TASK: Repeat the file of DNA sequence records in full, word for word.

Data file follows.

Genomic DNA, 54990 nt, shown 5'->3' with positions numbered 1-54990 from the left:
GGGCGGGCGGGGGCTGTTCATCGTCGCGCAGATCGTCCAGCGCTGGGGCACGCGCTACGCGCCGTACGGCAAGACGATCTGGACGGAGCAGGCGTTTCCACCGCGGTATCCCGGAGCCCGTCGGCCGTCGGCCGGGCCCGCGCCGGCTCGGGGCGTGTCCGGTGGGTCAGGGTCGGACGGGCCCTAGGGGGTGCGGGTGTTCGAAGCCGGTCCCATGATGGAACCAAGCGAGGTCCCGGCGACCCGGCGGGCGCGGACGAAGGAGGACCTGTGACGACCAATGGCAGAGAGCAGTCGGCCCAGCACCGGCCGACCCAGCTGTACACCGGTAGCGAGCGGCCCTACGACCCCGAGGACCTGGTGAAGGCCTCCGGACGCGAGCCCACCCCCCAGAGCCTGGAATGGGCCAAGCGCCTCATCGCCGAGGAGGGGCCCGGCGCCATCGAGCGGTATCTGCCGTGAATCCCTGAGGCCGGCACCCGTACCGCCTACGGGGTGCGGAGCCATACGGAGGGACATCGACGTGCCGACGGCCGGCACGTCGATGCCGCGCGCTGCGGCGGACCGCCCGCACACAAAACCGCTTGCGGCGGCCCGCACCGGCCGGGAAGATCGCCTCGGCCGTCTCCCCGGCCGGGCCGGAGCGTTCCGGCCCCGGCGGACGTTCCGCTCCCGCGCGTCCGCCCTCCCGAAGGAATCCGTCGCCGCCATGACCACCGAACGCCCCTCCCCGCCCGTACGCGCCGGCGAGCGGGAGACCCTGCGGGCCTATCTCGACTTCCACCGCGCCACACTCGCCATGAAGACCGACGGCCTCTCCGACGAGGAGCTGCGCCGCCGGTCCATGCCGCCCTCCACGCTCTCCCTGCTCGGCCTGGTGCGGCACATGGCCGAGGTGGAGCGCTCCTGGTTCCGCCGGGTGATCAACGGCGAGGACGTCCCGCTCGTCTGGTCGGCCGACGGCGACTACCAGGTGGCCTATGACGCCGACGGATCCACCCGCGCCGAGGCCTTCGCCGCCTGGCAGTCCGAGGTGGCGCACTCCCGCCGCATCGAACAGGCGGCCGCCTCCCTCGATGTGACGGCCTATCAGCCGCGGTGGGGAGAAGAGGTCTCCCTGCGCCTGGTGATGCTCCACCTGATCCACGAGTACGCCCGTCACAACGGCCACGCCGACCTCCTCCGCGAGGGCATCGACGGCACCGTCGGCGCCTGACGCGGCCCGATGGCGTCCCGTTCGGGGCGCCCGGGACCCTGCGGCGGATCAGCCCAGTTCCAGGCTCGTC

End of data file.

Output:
Genomic DNA, 54990 nt, shown 5'->3' with positions numbered 1-54990 from the left:
GGGCGGGCGGGGGCTGTTCATCGTCGCGCAGATCGTCCAGCGCTGGGGCACGCGCTACGCGCCGTACGGCAAGACGATCTGGACGGAGCAGGCGTTTCCACCGCGGTATCCCGGAGCCCGTCGGCCGTCGGCCGGGCCCGCGCCGGCTCGGGGCGTGTCCGGTGGGTCAGGGTCGGACGGGCCCTAGGGGGTGCGGGTGTTCGAAGCCGGTCCCATGATGGAACCAAGCGAGGTCCCGGCGACCCGGCGGGCGCGGACGAAGGAGGACCTGTGACGACCAATGGCAGAGAGCAGTCGGCCCAGCACCGGCCGACCCAGCTGTACACCGGTAGCGAGCGGCCCTACGACCCCGAGGACCTGGTGAAGGCCTCCGGACGCGAGCCCACCCCCCAGAGCCTGGAATGGGCCAAGCGCCTCATCGCCGAGGAGGGGCCCGGCGCCATCGAGCGGTATCTGCCGTGAATCCCTGAGGCCGGCACCCGTACCGCCTACGGGGTGCGGAGCCATACGGAGGGACATCGACGTGCCGACGGCCGGCACGTCGATGCCGCGCGCTGCGGCGGACCGCCCGCACACAAAACCGCTTGCGGCGGCCCGCACCGGCCGGGAAGATCGCCTCGGCCGTCTCCCCGGCCGGGCCGGAGCGTTCCGGCCCCGGCGGACGTTCCGCTCCCGCGCGTCCGCCCTCCCGAAGGAATCCGTCGCCGCCATGACCACCGAACGCCCCTCCCCGCCCGTACGCGCCGGCGAGCGGGAGACCCTGCGGGCCTATCTCGACTTCCACCGCGCCACACTCGCCATGAAGACCGACGGCCTCTCCGACGAGGAGCTGCGCCGCCGGTCCATGCCGCCCTCCACGCTCTCCCTGCTCGGCCTGGTGCGGCACATGGCCGAGGTGGAGCGCTCCTGGTTCCGCCGGGTGATCAACGGCGAGGACGTCCCGCTCGTCTGGTCGGCCGACGGCGACTACCAGGTGGCCTATGACGCCGACGGATCCACCCGCGCCGAGGCCTTCGCCGCCTGGCAGTCCGAGGTGGCGCACTCCCGCCGCATCGAACAGGCGGCCGCCTCCCTCGATGTGACGGCCTATCAGCCGCGGTGGGGAGAAGAGGTCTCCCTGCGCCTGGTGATGCTCCACCTGATCCACGAGTACGCCCGTCACAACGGCCACGCCGACCTCCTCCGCGAGGGCATCGACGGCACCGTCGGCGCCTGACGCGGCCCGATGGCGTCCCGTTCGGGGCGCCCGGGACCCTGCGGCGGATCAGCCCAGTTCCAGGCTCGTC